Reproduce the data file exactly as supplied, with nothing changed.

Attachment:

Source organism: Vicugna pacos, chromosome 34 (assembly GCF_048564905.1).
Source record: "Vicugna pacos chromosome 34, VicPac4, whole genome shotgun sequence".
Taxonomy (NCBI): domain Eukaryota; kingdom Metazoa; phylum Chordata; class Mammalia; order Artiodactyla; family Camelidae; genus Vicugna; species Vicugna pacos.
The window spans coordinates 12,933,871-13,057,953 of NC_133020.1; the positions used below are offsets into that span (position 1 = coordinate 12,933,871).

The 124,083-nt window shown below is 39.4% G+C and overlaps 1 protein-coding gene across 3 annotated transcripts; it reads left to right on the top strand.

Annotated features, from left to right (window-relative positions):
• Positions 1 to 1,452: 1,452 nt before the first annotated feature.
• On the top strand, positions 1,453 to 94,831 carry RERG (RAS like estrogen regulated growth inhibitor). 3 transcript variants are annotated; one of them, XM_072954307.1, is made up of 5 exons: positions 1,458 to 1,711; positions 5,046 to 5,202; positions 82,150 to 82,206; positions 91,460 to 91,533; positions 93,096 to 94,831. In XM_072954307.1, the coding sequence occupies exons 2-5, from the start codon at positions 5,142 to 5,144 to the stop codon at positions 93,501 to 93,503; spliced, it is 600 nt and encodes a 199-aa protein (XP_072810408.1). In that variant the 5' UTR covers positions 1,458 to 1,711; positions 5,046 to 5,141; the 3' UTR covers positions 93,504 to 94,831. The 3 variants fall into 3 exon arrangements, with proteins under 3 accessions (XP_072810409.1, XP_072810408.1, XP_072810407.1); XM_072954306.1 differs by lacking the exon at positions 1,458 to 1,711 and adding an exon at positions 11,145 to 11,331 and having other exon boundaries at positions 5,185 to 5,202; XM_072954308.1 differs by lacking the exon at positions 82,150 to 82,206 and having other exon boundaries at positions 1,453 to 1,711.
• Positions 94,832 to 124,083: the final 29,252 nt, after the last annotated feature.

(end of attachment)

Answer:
Source organism: Vicugna pacos, chromosome 34 (assembly GCF_048564905.1).
Source record: "Vicugna pacos chromosome 34, VicPac4, whole genome shotgun sequence".
Taxonomy (NCBI): domain Eukaryota; kingdom Metazoa; phylum Chordata; class Mammalia; order Artiodactyla; family Camelidae; genus Vicugna; species Vicugna pacos.
The window spans coordinates 12,933,871-13,057,953 of NC_133020.1; the positions used below are offsets into that span (position 1 = coordinate 12,933,871).

The 124,083-nt window shown below is 39.4% G+C and overlaps 1 protein-coding gene across 3 annotated transcripts; it reads left to right on the top strand.

Annotated features, from left to right (window-relative positions):
• Positions 1 to 1,452: 1,452 nt before the first annotated feature.
• On the top strand, positions 1,453 to 94,831 carry RERG (RAS like estrogen regulated growth inhibitor). 3 transcript variants are annotated; one of them, XM_072954307.1, is made up of 5 exons: positions 1,458 to 1,711; positions 5,046 to 5,202; positions 82,150 to 82,206; positions 91,460 to 91,533; positions 93,096 to 94,831. In XM_072954307.1, the coding sequence occupies exons 2-5, from the start codon at positions 5,142 to 5,144 to the stop codon at positions 93,501 to 93,503; spliced, it is 600 nt and encodes a 199-aa protein (XP_072810408.1). In that variant the 5' UTR covers positions 1,458 to 1,711; positions 5,046 to 5,141; the 3' UTR covers positions 93,504 to 94,831. The 3 variants fall into 3 exon arrangements, with proteins under 3 accessions (XP_072810409.1, XP_072810408.1, XP_072810407.1); XM_072954306.1 differs by lacking the exon at positions 1,458 to 1,711 and adding an exon at positions 11,145 to 11,331 and having other exon boundaries at positions 5,185 to 5,202; XM_072954308.1 differs by lacking the exon at positions 82,150 to 82,206 and having other exon boundaries at positions 1,453 to 1,711.
• Positions 94,832 to 124,083: the final 29,252 nt, after the last annotated feature.